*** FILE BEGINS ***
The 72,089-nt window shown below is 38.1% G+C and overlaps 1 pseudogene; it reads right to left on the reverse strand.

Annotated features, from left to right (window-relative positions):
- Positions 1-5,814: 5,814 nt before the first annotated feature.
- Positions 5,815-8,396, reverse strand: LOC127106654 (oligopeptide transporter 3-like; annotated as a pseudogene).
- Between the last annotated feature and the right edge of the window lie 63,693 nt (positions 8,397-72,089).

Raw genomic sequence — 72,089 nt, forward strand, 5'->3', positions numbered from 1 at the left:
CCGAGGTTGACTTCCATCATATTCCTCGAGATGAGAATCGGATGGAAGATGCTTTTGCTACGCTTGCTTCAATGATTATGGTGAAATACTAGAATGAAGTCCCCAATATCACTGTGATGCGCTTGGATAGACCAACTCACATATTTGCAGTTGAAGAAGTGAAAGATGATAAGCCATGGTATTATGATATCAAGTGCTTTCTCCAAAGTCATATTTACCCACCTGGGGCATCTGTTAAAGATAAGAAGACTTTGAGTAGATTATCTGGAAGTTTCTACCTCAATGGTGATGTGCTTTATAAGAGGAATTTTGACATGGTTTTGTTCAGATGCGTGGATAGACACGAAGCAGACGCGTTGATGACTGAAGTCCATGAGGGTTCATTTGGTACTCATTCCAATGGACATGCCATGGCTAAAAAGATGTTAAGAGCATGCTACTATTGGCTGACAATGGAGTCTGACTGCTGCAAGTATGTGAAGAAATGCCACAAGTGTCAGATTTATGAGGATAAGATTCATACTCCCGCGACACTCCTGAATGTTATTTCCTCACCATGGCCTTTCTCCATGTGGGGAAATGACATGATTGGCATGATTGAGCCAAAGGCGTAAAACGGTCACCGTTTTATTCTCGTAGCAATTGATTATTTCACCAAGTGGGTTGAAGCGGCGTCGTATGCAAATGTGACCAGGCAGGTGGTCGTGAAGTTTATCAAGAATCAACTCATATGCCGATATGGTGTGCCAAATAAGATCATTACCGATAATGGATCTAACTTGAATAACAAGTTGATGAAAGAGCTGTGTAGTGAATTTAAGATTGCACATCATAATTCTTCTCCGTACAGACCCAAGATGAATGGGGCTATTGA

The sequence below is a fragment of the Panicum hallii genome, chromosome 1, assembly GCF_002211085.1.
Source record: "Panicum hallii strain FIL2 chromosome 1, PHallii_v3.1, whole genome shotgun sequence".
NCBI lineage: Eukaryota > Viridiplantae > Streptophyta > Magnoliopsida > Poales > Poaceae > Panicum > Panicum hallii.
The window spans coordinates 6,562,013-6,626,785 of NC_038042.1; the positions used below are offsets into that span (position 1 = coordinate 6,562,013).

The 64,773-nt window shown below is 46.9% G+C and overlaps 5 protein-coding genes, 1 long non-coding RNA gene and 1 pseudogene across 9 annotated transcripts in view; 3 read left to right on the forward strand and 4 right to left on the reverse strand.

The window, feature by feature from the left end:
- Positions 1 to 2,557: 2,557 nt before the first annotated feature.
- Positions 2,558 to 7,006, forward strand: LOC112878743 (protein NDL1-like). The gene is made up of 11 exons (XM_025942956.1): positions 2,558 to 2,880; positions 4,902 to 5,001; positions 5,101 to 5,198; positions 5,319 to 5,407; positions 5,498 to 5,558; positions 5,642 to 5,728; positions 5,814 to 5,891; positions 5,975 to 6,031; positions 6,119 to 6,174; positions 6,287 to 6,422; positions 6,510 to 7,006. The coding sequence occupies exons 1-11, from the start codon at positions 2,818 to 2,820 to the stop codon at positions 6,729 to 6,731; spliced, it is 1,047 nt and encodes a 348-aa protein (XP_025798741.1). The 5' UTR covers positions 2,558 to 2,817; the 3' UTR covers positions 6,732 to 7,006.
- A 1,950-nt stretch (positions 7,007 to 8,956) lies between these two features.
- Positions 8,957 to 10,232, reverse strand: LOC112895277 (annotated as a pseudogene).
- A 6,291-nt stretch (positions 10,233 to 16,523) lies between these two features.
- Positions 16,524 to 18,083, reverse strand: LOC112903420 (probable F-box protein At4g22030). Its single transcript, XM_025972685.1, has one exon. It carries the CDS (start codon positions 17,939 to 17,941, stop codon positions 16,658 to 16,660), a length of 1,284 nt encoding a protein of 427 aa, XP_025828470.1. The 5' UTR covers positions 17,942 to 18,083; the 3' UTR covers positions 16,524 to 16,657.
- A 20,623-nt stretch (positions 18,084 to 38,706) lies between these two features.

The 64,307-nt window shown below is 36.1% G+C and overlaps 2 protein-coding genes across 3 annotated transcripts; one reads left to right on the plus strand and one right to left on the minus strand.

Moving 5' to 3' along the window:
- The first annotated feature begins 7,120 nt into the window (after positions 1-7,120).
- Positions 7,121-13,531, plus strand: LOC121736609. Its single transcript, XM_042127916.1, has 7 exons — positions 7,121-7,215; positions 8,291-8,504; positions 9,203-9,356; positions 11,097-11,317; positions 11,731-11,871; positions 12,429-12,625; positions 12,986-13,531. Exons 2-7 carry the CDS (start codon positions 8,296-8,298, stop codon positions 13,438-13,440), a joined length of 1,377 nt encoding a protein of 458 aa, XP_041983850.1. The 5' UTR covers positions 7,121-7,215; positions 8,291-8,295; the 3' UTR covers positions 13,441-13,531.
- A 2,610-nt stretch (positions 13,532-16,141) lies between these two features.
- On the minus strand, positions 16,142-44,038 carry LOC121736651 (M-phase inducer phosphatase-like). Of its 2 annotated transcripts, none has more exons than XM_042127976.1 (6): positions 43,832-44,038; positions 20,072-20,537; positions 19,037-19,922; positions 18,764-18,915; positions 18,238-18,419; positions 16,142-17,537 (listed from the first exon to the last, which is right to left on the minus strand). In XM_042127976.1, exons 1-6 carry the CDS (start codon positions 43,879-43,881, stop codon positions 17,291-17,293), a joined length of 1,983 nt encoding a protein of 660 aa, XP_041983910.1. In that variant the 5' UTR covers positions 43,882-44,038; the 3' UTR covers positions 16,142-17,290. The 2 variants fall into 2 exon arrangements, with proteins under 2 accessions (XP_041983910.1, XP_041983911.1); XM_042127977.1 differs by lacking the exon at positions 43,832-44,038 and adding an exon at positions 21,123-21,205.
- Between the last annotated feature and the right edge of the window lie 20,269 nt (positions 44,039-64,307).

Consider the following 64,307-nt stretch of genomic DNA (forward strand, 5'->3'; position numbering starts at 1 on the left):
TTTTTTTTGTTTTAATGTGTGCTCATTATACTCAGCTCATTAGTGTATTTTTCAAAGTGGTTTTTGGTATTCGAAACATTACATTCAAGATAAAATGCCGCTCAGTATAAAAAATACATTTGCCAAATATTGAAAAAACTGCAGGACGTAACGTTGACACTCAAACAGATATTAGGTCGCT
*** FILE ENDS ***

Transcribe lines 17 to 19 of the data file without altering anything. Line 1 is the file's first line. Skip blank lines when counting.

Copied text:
- Positions 8,957 to 10,232, reverse strand: LOC112895277 (annotated as a pseudogene).
- A 6,291-nt stretch (positions 10,233 to 16,523) lies between these two features.
- Positions 16,524 to 18,083, reverse strand: LOC112903420 (probable F-box protein At4g22030). Its single transcript, XM_025972685.1, has one exon. It carries the CDS (start codon positions 17,939 to 17,941, stop codon positions 16,658 to 16,660), a length of 1,284 nt encoding a protein of 427 aa, XP_025828470.1. The 5' UTR covers positions 17,942 to 18,083; the 3' UTR covers positions 16,524 to 16,657.